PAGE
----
At 25, Barenboim was already an acclaimed Mozartean in 1967 when he made this excellent Sinfonia Concertante K. 297 with the English Chamber Orch. The work itself is not as fine as the better known Sinfonia Concertante K. 364 for violin and viola, but it's charming on its own. The four wind soloists are placed up close rather than being imbedded in the orchestra, and they deserve it, being first-rate musicians. Barenboim's tempos are a bit too relaxed, but this is the best thing on this EMI Gemini two-fer.
The masterpiece here is the Serenade for 13 Winds 'Gran Parita,' of which there are many competitive recordings. Barenboim's from 1976, again with ECO soloists, lacks the gravity of Klemperer's version (EMI) or the suavity of Stokowski's (Vanguard), but it's certainly well played and recorded. I only wish he didn't slide over the surface so easily--there's more depth than Barenboim is finding in this wonderful score.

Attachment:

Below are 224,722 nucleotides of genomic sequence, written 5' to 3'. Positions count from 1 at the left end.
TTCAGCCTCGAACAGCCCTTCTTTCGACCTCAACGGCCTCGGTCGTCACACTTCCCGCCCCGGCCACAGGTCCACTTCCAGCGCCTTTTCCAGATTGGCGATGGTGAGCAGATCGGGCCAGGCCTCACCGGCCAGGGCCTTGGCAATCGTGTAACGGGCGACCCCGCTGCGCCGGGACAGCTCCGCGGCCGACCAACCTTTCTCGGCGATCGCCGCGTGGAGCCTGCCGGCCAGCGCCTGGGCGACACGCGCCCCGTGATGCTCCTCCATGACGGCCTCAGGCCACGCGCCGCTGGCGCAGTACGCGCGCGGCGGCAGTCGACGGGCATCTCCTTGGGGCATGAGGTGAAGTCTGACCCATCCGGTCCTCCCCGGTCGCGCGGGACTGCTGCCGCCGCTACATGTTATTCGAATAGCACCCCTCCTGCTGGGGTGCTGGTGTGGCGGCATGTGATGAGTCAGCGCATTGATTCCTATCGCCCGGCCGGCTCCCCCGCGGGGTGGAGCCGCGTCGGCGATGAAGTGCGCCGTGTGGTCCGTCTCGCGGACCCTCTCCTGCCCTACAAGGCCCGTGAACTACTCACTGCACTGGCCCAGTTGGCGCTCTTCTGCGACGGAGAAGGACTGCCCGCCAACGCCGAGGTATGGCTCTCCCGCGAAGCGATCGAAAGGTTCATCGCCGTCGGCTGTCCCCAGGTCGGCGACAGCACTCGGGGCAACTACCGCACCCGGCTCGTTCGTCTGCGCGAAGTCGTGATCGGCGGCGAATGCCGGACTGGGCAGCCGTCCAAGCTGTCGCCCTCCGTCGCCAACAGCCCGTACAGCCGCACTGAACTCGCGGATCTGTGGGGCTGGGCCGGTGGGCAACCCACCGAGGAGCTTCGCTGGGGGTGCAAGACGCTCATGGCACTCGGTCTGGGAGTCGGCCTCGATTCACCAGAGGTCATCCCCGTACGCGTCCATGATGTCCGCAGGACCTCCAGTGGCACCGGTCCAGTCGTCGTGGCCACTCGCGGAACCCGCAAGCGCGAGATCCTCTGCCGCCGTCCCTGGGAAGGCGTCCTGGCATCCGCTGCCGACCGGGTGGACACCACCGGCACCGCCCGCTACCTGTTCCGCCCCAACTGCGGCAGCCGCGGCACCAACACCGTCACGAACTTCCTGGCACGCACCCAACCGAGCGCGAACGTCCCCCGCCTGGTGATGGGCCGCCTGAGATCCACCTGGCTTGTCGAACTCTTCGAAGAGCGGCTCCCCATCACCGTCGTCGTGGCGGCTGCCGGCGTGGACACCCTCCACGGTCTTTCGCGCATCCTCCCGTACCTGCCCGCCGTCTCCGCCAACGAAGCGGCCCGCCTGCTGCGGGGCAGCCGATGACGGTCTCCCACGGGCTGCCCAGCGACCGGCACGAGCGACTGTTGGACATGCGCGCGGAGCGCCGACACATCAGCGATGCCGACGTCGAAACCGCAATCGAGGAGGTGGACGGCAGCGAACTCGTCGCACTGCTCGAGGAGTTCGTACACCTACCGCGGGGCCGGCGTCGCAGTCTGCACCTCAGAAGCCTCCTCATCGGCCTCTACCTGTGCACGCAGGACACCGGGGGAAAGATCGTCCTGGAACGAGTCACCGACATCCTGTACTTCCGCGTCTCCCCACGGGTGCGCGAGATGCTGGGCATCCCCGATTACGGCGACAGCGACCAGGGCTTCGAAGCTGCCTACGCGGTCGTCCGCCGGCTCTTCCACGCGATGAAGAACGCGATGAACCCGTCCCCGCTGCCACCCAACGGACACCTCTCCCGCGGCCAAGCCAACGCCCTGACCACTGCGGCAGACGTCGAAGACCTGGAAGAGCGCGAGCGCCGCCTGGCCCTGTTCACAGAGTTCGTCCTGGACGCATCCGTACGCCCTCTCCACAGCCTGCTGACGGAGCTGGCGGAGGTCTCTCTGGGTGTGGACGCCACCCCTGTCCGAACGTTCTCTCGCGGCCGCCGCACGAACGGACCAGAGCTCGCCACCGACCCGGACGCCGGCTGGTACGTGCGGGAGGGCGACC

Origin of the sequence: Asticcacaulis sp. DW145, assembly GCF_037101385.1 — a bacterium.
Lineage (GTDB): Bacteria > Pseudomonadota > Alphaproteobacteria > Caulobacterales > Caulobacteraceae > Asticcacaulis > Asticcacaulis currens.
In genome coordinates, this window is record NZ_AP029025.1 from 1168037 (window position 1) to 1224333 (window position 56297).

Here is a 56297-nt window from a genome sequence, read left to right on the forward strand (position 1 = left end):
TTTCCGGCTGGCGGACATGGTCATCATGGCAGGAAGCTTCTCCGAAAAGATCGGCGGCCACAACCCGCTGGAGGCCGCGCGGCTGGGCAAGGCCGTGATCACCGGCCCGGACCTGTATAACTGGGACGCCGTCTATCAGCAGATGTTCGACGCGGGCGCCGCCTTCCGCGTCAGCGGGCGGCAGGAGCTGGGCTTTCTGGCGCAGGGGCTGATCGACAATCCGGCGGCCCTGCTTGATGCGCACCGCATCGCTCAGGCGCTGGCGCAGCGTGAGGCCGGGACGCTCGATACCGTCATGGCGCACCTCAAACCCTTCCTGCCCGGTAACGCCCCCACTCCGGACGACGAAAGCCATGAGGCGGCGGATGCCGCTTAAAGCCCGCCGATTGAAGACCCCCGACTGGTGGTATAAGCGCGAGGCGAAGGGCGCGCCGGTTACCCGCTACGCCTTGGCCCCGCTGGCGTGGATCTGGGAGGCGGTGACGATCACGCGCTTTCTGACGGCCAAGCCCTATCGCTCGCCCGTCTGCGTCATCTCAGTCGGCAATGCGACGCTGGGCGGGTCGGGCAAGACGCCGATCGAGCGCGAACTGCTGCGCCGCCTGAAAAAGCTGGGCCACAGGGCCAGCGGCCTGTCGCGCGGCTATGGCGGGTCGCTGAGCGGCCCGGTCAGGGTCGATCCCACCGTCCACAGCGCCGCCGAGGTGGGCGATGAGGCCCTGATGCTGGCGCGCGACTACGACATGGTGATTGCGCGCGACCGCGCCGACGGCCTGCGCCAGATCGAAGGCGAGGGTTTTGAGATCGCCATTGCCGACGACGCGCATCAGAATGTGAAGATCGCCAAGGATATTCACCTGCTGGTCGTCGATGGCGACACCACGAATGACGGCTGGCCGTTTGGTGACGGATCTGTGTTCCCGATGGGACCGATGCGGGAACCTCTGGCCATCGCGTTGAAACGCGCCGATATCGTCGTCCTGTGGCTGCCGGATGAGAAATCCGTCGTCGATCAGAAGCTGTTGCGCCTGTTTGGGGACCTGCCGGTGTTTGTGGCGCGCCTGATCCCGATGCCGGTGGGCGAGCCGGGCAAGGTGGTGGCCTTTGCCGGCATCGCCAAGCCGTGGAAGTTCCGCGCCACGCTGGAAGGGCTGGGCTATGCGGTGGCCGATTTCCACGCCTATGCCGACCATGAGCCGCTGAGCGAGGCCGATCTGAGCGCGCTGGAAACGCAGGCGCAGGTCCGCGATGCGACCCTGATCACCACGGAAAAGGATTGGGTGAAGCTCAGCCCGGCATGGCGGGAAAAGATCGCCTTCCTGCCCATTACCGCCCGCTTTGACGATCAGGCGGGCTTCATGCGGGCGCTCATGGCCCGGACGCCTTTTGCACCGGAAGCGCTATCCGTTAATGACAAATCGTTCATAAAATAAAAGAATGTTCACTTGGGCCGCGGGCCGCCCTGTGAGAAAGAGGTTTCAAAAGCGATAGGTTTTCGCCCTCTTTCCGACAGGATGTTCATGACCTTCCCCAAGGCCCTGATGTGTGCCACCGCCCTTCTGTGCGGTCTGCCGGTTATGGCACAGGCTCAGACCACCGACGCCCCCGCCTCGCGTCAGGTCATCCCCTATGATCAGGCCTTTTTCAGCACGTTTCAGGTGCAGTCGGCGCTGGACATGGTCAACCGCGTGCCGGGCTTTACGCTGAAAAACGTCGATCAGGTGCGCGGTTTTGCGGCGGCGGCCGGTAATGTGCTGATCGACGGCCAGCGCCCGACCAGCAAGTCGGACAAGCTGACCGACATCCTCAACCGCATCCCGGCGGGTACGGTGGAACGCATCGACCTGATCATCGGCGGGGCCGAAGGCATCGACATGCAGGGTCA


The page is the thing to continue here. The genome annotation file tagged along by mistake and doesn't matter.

The two concertos, for flute and oboe, are done with the Orchestre de Paris and its first-desk players, who both execute in a pointed, vivacious Gallic style. The Gramophone's reviewer hated the orchestral playing, finding it ponderous, but I don't hear that. True, period performances nowadays are quicker ad lighter, but these two readings are no heavier than the rest of the collection, which for its day was considered more streamlined than most.
In all, this is a good bargain, and only Barenboim's lack of vitality keeps it from being better than good.